Avonia Jones

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Avonia Stanhope Jones Brooke (born New York City, New York, July 12, 1839; died New York City, New York, October 4, 1867) was an American actress, best known for tragic roles.

Parents[edit]

Jones came from a theatrical family, the daughter of George "Count Joannes" Jones (1810-1879) and Melinda Jones (c. 1815 - 1875). Her father was an eccentric who was originally a serious Shakespearean actor; he later assumed a title, wrote books, practiced law, and put on increasingly ridiculed productions of Shakespeare.[1] Her mother was a well-regarded actress[2] who travelled with her daughter at the beginning of her career. Avonia and her older sister Caroline were in the custody of their mother after their parents' separation, probably in 1841 when George Jones left for Europe; their parents were divorced in 1850.

Career[edit]

Jones' first appearance on the stage was in April 1856, in Cincinnati, Ohio as "Parthenia" in "Ingomar".[3] She toured America extensively in various productions, including one of Romeo and Juliet in which her mother played Romeo and Jones Juliet.[4] In 1859 she toured Australia, where she met Irish actor/producer Gustavus Vaughan Brooke, later her husband. After leaving Australia in May 1861 with Brooke[5] she made her London debut November 5, 1861 at the Drury Lane Theatre as "Medea". She returned to America in 1863. In late 1864 and early 1865 she toured with producer Augustin Daly, mostly in Union-held areas of the Confederacy.[6] Abraham Lincoln and his family saw her at Grover's Theatre in Washington, D.C. in January 1865.[7] She returned to England in late 1865, and brought with her an American adaption of East Lynne, in which she appeared as "Isabel"; this played to considerable success.[8] She then appeared at the New Surrey Theatre in London in another production of "East Lynne", in February 1866. Adapted for the stage by John Oxenford, it was popular and critically acclaimed.[9] She also appeared as heroine "Kate Gaunt" in Charles Reade's adaption of his novel Griffith Gaunt in Newcastle upon Tyne and Manchester.[10] Her appearances in Manchester in the summer of 1867 were her last; after returning to America, she died of consumption at a boarding house at 2 Bond Street in New York, October 5, 1867, at the age of 28. She was buried in Mount Auburn Cemetery in Watertown, Massachusetts.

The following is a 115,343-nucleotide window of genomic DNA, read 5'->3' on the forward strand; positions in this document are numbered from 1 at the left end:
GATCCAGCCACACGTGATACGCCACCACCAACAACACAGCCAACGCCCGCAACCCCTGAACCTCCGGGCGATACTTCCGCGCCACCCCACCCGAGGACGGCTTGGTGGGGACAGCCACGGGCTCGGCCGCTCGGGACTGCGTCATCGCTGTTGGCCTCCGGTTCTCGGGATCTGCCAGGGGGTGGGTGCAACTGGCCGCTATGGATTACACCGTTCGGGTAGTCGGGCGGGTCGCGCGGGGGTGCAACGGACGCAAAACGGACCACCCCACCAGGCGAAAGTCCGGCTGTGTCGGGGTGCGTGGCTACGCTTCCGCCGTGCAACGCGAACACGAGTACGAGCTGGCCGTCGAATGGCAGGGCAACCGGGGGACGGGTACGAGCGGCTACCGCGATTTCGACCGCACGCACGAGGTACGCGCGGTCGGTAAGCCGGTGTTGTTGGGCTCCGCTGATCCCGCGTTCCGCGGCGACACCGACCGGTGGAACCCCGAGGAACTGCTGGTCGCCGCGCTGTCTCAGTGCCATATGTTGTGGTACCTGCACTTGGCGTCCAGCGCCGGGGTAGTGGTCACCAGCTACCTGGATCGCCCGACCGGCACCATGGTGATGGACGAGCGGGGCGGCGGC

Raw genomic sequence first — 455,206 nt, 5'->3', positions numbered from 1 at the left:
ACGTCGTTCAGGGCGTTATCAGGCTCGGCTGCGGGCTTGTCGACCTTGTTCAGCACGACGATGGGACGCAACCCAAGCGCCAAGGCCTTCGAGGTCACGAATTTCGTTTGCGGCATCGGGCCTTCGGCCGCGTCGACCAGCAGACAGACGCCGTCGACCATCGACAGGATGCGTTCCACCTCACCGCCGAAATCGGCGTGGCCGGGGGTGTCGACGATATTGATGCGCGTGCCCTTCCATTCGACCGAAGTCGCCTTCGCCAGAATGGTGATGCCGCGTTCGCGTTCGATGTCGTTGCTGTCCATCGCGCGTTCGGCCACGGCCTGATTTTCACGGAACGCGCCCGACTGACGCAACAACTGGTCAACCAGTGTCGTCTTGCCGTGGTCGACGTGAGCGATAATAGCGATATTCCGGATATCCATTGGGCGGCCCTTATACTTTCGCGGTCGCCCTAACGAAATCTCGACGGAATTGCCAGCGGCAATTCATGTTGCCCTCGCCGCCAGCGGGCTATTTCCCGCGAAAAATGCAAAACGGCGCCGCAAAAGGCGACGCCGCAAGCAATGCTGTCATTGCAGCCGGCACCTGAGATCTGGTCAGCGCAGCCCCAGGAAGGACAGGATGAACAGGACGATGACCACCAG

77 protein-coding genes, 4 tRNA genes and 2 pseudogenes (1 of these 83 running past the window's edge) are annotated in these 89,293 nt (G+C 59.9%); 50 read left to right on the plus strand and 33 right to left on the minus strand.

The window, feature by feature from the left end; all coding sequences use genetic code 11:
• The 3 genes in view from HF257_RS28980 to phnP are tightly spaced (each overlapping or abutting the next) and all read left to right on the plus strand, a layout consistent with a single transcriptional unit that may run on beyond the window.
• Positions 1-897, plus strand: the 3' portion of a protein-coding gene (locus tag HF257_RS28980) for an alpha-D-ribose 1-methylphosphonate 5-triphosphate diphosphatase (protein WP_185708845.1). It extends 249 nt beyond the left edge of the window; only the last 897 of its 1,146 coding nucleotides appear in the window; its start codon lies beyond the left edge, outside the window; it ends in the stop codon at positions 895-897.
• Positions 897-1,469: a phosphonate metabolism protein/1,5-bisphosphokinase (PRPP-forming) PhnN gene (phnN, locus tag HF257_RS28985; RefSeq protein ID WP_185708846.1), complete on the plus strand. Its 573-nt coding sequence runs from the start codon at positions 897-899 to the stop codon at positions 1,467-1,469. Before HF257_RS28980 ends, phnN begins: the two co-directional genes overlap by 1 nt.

The New York Times said of her in her obituary "As an actress her chief excellence was in the force and fire of her personations; the representation of delicacy and girlishness was not so agreeable to her as that of a hardy and vehement nature. She was tall and robust in frame, with piercing black eyes and agreeable features. ... Her understanding of mimic character was quick and thorough, and her intellectual attainments of a high order. Few actresses at the present day have had so much experience and received so much praise at so early an age."[11]

A number of photos of her in costume on carte de visite exist, including some by Mathew Brady.[12]

Marriage and family[edit]

She married Gustavus V. Brooke in Liverpool, February 23, 1863; he was 21 years her senior. His career was then in a steep decline, probably due to excessive use of alcohol. He sailed for Australia in early 1866 in an attempt to revive his career and was lost in the wreck of the steamship London on January 11. Weeks later a bottle was found on the beach in Brighton with a message reading, "11th of January, on board the London. We are just going down. No chance of safety. Please give this to Avonia Jones, Surrey Theatre. - Gustavus Vaughan Brooke".

Avonia herself had no children. Her older sister Caroline Emma Jones married a man named William L. Bonney and had a daughter named Avonia Bonney (d. 1910), who became an opera singer and vocal teacher; she also composed music.[13]

References[edit]

  1. ^ The green bag: a useless but entertaining magazine for lawyers, Volume 8, November 1896, "Count Johannes" (by Irving Browne), p. 435-9
  2. ^ New York Times, December 15, 1875, obituary for "Mrs. Melinda Jones"
  3. ^ A History of the New York Stage, Thomas Allston Brown, Volume I, Dodd, Mead, and Co., 1903, p. 459
  4. ^ New York Times, May 1, 1858, "Washington Gossip"
  5. ^ History of St. Kilda, Vol. 1, John Butler Cooper, Melbourne, 1931, p. 300
  6. ^ Strange Duets: Impresarios And Actresses in the American Theatre, 1865-1914, Kim Marra, University of Iowa Press, 2006, p. 23
  7. ^ Lincoln Log, January 7, 1865
  8. ^ Longman's Magazine, November 1885, "Wilson Barrett and his Work", John Coleman, p. 64
  9. ^ "'I Will Not Live in Poverty and Neglect': East Lynne on the East End Stage", Andrew Maunder, in Victorian Sensations: Essays on a Scandalous Genre, ed. Kimberly Harrison and Richard Fantina, Ohio University Press, 2006, p. 173
  10. ^ Charles Reade as I Knew Him, Charles John Coleman, London: Treherne & Co, 1903, p. 310
  11. ^ New York Times, October 7, 1867, obituary for Avonia Jones
  12. ^ Avonia Jones at PictureHistory.com
  13. ^ notes on Architecture of 241 Beacon Street, Back Bay, Boston

 "Jones, Avonia". Dictionary of National Biography. London: Smith, Elder & Co. 1885–1900.